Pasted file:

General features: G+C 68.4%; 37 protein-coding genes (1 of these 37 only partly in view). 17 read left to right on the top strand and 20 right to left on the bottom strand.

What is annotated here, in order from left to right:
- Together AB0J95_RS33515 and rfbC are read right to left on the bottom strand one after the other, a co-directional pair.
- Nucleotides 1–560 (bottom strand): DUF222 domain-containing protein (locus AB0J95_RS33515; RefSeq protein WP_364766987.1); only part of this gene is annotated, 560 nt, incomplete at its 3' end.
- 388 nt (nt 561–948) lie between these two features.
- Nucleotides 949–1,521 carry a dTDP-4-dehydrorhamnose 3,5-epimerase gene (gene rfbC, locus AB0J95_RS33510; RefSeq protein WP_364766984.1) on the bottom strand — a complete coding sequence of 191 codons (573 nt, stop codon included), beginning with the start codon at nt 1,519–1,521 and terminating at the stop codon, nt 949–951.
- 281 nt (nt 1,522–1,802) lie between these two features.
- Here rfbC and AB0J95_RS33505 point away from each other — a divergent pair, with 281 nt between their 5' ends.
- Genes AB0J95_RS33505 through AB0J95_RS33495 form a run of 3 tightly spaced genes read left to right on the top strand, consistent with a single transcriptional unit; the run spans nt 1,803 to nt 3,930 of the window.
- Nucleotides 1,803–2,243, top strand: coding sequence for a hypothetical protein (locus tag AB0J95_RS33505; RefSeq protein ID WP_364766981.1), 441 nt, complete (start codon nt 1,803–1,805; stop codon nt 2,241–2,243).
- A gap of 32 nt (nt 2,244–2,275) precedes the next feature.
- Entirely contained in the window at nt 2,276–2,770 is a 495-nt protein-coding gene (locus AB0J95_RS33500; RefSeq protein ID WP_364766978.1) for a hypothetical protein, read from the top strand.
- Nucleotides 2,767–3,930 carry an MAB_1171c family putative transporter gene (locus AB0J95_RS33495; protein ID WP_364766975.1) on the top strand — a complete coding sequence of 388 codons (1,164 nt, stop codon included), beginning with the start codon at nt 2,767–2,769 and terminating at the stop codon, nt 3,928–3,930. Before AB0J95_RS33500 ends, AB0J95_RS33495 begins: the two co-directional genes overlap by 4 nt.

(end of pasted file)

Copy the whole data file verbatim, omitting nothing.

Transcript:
General features: G+C 68.4%; 37 protein-coding genes (1 of these 37 only partly in view). 17 read left to right on the top strand and 20 right to left on the bottom strand.

What is annotated here, in order from left to right:
- Together AB0J95_RS33515 and rfbC are read right to left on the bottom strand one after the other, a co-directional pair.
- Nucleotides 1–560 (bottom strand): DUF222 domain-containing protein (locus AB0J95_RS33515; RefSeq protein WP_364766987.1); only part of this gene is annotated, 560 nt, incomplete at its 3' end.
- 388 nt (nt 561–948) lie between these two features.
- Nucleotides 949–1,521 carry a dTDP-4-dehydrorhamnose 3,5-epimerase gene (gene rfbC, locus AB0J95_RS33510; RefSeq protein WP_364766984.1) on the bottom strand — a complete coding sequence of 191 codons (573 nt, stop codon included), beginning with the start codon at nt 1,519–1,521 and terminating at the stop codon, nt 949–951.
- 281 nt (nt 1,522–1,802) lie between these two features.
- Here rfbC and AB0J95_RS33505 point away from each other — a divergent pair, with 281 nt between their 5' ends.
- Genes AB0J95_RS33505 through AB0J95_RS33495 form a run of 3 tightly spaced genes read left to right on the top strand, consistent with a single transcriptional unit; the run spans nt 1,803 to nt 3,930 of the window.
- Nucleotides 1,803–2,243, top strand: coding sequence for a hypothetical protein (locus tag AB0J95_RS33505; RefSeq protein ID WP_364766981.1), 441 nt, complete (start codon nt 1,803–1,805; stop codon nt 2,241–2,243).
- A gap of 32 nt (nt 2,244–2,275) precedes the next feature.
- Entirely contained in the window at nt 2,276–2,770 is a 495-nt protein-coding gene (locus AB0J95_RS33500; RefSeq protein ID WP_364766978.1) for a hypothetical protein, read from the top strand.
- Nucleotides 2,767–3,930 carry an MAB_1171c family putative transporter gene (locus AB0J95_RS33495; protein ID WP_364766975.1) on the top strand — a complete coding sequence of 388 codons (1,164 nt, stop codon included), beginning with the start codon at nt 2,767–2,769 and terminating at the stop codon, nt 3,928–3,930. Before AB0J95_RS33500 ends, AB0J95_RS33495 begins: the two co-directional genes overlap by 4 nt.